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News from China
World Bank chief sees rising trade barriers as major downside risk to global growth
5th June 2019

 The global economic outlook is shadowed by "substantial challenges," World Bank President David Malpass said on Tuesday, highlighting rising trade barriers as one of the major downside risks to growth.

 
In a teleconference on the latest Global Economic Prospects report, Malpass told reporters that global growth has weakened since the January issue of the report, and "momentum remains fragile."
 
"There's been a tumble in business confidence, a deepening slowdown in global trade, and sluggish investment in emerging and developing economies," said Malpass, calling the situation "worrisome."
 
In the newly released semi-annual report, the World Bank lowered its global growth forecast for 2019 to 2.6 percent, 0.3 percentage point lower than the previous estimate in January. Global growth is projected to inch up to 2.7 percent in 2020.
 
Global trade growth in 2019, in particular, was revised down a full percentage point, to 2.6 percent, the weakest since the global financial crisis, the report said.
 
"The global economic outlook, in both the near- and long-term, is confronting substantial challenges," Malpass said. "Downside risks include rising trade barriers, a buildup of government debt, and deepening slowdowns in major economies."
 
"If these trade tensions escalate and we see much higher tariffs put on a very large segment of global trade...it is very likely that we will see a deeper slowdown," Ayhan Kose, director of the prospects group at the World Bank, said in the teleconference.
 
"The slowdown will take place in major economies, will have a significant spillover through trade channels, through confidence channels, through commodity markets," Kose said, noting that the current 2.7 percent forecast for global growth in 2020 could be cut by a full percentage point to 1.7 percent if trade tensions continue to escalate.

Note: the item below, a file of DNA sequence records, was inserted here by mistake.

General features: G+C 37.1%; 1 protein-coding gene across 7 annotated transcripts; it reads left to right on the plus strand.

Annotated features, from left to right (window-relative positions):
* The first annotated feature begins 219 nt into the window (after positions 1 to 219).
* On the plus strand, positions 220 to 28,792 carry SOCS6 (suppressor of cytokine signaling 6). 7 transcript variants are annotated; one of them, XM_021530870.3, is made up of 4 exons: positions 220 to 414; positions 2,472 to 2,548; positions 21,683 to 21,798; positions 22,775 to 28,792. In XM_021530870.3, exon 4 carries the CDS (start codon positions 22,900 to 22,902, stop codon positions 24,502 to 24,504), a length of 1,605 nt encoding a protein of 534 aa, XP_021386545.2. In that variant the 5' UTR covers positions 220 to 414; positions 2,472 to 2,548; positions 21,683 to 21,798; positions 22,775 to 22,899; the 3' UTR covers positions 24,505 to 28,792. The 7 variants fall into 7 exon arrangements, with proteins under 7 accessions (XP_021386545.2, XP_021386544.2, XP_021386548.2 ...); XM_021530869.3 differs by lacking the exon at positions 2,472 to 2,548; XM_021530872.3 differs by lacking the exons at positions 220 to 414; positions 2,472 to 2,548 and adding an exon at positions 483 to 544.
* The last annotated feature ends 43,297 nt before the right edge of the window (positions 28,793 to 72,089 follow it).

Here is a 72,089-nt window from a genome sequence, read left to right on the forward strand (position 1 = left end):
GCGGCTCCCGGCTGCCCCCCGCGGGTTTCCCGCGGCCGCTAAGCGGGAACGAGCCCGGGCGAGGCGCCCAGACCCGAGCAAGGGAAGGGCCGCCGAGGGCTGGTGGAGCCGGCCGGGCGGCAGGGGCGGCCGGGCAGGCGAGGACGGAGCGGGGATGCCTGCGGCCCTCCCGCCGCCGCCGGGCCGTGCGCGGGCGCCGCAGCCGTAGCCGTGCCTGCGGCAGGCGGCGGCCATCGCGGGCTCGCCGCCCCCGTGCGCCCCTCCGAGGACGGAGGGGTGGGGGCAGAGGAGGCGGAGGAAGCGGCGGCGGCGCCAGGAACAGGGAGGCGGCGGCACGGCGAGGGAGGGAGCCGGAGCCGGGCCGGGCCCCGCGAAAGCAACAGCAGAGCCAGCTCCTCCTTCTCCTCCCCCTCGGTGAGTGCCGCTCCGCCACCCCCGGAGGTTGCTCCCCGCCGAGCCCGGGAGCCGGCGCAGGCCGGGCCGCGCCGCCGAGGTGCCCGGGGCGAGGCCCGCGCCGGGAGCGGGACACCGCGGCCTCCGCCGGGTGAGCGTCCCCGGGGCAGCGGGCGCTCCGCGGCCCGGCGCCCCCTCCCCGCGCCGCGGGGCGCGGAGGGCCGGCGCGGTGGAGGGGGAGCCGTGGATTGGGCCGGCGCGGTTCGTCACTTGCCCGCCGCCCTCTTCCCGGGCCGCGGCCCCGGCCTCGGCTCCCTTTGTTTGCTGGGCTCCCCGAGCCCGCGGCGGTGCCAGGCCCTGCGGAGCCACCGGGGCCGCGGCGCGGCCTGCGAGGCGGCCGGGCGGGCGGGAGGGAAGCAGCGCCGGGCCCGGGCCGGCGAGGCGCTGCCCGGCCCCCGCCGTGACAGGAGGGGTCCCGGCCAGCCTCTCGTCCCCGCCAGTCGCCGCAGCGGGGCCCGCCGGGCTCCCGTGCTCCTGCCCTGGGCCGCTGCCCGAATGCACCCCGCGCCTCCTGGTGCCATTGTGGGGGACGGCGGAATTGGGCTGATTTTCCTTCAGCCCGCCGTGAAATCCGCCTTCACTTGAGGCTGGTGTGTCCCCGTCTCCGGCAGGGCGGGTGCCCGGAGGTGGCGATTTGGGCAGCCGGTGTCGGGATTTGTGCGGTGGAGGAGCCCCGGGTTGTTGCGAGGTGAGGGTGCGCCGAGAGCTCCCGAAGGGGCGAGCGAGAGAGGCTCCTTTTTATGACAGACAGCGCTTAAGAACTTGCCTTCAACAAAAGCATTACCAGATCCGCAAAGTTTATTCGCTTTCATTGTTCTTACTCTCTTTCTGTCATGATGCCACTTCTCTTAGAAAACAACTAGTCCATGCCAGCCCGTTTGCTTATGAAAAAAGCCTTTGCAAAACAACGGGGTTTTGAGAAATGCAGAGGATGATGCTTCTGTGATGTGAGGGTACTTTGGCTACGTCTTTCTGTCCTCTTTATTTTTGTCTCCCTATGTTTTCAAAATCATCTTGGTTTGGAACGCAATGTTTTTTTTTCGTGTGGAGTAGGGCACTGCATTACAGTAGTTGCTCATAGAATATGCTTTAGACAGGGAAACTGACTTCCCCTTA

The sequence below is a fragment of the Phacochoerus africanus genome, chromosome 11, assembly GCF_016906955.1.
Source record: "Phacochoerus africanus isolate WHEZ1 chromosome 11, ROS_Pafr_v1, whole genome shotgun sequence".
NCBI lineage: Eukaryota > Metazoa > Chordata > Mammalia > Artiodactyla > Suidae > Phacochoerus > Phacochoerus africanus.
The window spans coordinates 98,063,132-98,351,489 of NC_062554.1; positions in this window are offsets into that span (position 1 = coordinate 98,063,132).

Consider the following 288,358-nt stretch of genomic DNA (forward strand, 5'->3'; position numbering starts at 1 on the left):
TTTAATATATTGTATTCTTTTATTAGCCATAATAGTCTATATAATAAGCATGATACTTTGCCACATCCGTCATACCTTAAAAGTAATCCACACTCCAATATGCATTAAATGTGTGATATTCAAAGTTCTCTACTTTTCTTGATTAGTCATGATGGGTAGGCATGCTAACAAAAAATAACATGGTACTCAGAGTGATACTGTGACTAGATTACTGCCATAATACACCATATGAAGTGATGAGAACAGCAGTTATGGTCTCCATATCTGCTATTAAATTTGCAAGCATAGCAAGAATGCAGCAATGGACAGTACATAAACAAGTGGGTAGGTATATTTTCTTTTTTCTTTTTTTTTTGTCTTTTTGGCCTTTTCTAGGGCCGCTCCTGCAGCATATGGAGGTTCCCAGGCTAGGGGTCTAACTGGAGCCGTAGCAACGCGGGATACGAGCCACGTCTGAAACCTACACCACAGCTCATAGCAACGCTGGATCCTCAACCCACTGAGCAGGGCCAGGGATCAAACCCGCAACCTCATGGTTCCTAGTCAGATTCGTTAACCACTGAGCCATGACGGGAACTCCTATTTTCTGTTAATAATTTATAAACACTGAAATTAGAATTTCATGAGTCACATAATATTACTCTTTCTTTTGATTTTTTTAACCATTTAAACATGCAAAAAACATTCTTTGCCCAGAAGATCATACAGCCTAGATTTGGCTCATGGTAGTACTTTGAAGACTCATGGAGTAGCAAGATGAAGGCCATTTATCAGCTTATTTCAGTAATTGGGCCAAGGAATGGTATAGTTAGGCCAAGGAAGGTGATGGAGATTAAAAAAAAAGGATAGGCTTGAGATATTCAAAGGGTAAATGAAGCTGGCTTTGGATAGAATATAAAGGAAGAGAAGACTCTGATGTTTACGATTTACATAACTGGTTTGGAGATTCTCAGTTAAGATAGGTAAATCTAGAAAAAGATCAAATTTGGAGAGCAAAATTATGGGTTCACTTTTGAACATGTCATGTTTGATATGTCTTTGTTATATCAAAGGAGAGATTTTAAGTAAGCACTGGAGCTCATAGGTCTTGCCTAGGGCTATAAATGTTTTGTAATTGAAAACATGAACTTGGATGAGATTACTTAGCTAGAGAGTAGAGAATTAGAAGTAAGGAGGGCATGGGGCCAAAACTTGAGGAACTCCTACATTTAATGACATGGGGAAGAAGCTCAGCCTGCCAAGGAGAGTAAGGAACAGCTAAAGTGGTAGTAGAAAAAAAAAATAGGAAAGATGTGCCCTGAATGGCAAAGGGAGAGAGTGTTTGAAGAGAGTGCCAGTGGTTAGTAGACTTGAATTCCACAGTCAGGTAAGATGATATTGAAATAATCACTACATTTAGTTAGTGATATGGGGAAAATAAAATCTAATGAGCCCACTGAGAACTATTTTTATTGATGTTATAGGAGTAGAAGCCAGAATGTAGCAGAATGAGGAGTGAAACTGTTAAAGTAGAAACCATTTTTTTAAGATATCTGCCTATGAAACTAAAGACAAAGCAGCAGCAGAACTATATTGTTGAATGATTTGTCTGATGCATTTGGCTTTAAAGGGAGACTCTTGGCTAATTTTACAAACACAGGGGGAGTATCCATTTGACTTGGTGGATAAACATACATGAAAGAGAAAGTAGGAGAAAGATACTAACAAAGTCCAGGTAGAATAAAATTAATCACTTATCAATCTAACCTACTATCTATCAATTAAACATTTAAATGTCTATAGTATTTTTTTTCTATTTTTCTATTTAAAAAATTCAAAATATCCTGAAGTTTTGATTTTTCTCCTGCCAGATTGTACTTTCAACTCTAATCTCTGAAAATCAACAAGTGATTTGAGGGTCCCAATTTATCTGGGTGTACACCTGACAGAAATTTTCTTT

According to the report, growth among emerging market and developing economies is projected to fall to a four-year low of 4 percent in 2019, while growth among advanced economies is anticipated to slow to 1.7 percent.
 
Source: Shanghai Daily, June 5, 2019
China seeks to enable trade talks with US to proceed with equality, dignity: expert
4th June 2019

 China's official white paper on its position on economic and trade consultations with the United States is the "clearest signal" that Beijing seeks to "enable subsequent trade talks with the US to proceed with equality and dignity," a leading US expert on China said Monday.

 
"The white paper has been widely interpreted in the foreign media as China (is) widening the gap and escalating the war. I disagree," Robert Lawrence Kuhn, chairman of the Kuhn Foundation, told Xinhua. "I think that interpretation has it backwards. I view the white paper as quite the reverse, as preparing the way for serious negotiations."
 
China's State Council Information Office published the white paper on Sunday, denouncing US unilateral and protectionist measures, criticizing its backtracking on China-US trade talks, and expounding China's stance on trade consultations and pursuit of reasonable solutions.
 
"My point is that China's white paper restores a kind of balance in the public relationship, which can then enable subsequent negotiations to proceed with equality and dignity," Kuhn said.
 
"China makes the high-road call for 'matters of principle' and directly addresses what is reported to be the prime area of disagreement: enforcement," he said. "China asserts that if a trade agreement is reached, it will honor its commitments sincerely and faithfully."
 
"To me, that statement, now overtly public, is the clearest signal that China seeks, indeed anticipates, successful negotiations," Kuhn said.
 
"I see confirmation in the white paper's conclusion, where China stresses coordination, cooperation and stability, win-win as the only path; looking forward not backward; and solving disputes and conflicts through dialogue and consultation," he added.